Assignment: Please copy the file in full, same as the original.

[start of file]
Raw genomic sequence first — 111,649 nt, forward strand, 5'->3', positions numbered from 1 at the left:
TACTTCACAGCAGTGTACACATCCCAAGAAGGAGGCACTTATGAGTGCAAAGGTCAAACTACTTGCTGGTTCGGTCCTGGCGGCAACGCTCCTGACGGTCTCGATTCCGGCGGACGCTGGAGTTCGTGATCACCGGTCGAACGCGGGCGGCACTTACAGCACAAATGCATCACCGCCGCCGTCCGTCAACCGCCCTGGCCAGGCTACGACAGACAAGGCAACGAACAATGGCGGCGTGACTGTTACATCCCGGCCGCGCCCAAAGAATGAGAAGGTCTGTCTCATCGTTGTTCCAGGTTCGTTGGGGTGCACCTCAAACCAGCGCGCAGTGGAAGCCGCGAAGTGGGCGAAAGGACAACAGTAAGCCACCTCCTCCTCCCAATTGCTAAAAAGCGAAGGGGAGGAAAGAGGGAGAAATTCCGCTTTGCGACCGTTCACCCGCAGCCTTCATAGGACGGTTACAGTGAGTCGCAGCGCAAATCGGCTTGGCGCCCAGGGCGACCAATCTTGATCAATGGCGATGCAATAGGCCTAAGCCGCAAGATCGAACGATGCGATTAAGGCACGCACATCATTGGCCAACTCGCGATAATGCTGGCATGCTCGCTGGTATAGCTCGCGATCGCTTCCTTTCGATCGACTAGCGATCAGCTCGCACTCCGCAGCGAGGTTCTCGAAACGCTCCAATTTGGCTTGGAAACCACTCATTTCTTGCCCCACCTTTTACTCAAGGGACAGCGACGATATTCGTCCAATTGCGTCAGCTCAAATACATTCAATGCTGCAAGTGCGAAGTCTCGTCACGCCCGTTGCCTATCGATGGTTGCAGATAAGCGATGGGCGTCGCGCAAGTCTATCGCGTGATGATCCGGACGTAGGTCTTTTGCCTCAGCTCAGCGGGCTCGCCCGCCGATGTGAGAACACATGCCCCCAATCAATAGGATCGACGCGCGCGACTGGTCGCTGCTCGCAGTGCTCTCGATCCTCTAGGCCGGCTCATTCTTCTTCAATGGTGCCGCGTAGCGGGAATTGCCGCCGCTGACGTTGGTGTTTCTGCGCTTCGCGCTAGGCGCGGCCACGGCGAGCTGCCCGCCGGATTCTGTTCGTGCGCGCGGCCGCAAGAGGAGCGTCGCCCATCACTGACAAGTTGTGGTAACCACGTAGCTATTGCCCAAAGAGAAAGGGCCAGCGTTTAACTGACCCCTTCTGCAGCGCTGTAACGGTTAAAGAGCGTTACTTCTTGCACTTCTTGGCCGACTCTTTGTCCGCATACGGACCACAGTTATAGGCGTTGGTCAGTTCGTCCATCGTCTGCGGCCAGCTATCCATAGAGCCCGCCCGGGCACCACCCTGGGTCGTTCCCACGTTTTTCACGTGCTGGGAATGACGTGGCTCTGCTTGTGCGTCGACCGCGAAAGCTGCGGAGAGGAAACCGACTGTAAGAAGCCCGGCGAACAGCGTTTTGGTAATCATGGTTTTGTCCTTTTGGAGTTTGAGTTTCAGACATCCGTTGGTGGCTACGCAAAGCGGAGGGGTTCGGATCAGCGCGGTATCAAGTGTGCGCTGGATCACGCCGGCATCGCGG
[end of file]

Raw genomic sequence first — 111,649 nt, forward strand, 5'->3', positions numbered from 1 at the left:
TACTTCACAGCAGTGTACACATCCCAAGAAGGAGGCACTTATGAGTGCAAAGGTCAAACTACTTGCTGGTTCGGTCCTGGCGGCAACGCTCCTGACGGTCTCGATTCCGGCGGACGCTGGAGTTCGTGATCACCGGTCGAACGCGGGCGGCACTTACAGCACAAATGCATCACCGCCGCCGTCCGTCAACCGCCCTGGCCAGGCTACGACAGACAAGGCAACGAACAATGGCGGCGTGACTGTTACATCCCGGCCGCGCCCAAAGAATGAGAAGGTCTGTCTCATCGTTGTTCCAGGTTCGTTGGGGTGCACCTCAAACCAGCGCGCAGTGGAAGCCGCGAAGTGGGCGAAAGGACAACAGTAAGCCACCTCCTCCTCCCAATTGCTAAAAAGCGAAGGGGAGGAAAGAGGGAGAAATTCCGCTTTGCGACCGTTCACCCGCAGCCTTCATAGGACGGTTACAGTGAGTCGCAGCGCAAATCGGCTTGGCGCCCAGGGCGACCAATCTTGATCAATGGCGATGCAATAGGCCTAAGCCGCAAGATCGAACGATGCGATTAAGGCACGCACATCATTGGCCAACTCGCGATAATGCTGGCATGCTCGCTGGTATAGCTCGCGATCGCTTCCTTTCGATCGACTAGCGATCAGCTCGCACTCCGCAGCGAGGTTCTCGAAACGCTCCAATTTGGCTTGGAAACCACTCATTTCTTGCCCCACCTTTTACTCAAGGGACAGCGACGATATTCGTCCAATTGCGTCAGCTCAAATACATTCAATGCTGCAAGTGCGAAGTCTCGTCACGCCCGTTGCCTATCGATGGTTGCAGATAAGCGATGGGCGTCGCGCAAGTCTATCGCGTGATGATCCGGACGTAGGTCTTTTGCCTCAGCTCAGCGGGCTCGCCCGCCGATGTGAGAACACATGCCCCCAATCAATAGGATCGACGCGCGCGACTGGTCGCTGCTCGCAGTGCTCTCGATCCTCTAGGCCGGCTCATTCTTCTTCAATGGTGCCGCGTAGCGGGAATTGCCGCCGCTGACGTTGGTGTTTCTGCGCTTCGCGCTAGGCGCGGCCACGGCGAGCTGCCCGCCGGATTCTGTTCGTGCGCGCGGCCGCAAGAGGAGCGTCGCCCATCACTGACAAGTTGTGGTAACCACGTAGCTATTGCCCAAAGAGAAAGGGCCAGCGTTTAACTGACCCCTTCTGCAGCGCTGTAACGGTTAAAGAGCGTTACTTCTTGCACTTCTTGGCCGACTCTTTGTCCGCATACGGACCACAGTTATAGGCGTTGGTCAGTTCGTCCATCGTCTGCGGCCAGCTATCCATAGAGCCCGCCCGGGCACCACCCTGGGTCGTTCCCACGTTTTTCACGTGCTGGGAATGACGTGGCTCTGCTTGTGCGTCGACCGCGAAAGCTGCGGAGAGGAAACCGACTGTAAGAAGCCCGGCGAACAGCGTTTTGGTAATCATGGTTTTGTCCTTTTGGAGTTTGAGTTTCAGACATCCGTTGGTGGCTACGCAAAGCGGAGGGGTTCGGATCAGCGCGGTATCAAGTGTGCGCTGGATCACGCCGGCATCGCGG